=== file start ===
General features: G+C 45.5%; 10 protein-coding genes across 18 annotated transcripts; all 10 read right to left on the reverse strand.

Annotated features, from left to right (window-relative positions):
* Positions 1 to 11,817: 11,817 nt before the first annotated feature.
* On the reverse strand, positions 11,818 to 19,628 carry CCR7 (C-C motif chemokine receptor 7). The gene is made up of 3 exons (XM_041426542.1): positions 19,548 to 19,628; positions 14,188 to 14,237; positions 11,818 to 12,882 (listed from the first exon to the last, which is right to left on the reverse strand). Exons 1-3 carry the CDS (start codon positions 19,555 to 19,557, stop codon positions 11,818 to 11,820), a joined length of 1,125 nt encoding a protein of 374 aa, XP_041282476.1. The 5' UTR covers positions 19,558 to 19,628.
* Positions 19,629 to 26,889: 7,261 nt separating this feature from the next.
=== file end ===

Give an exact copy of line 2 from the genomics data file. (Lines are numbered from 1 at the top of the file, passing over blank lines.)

Annotated features, from left to right (window-relative positions):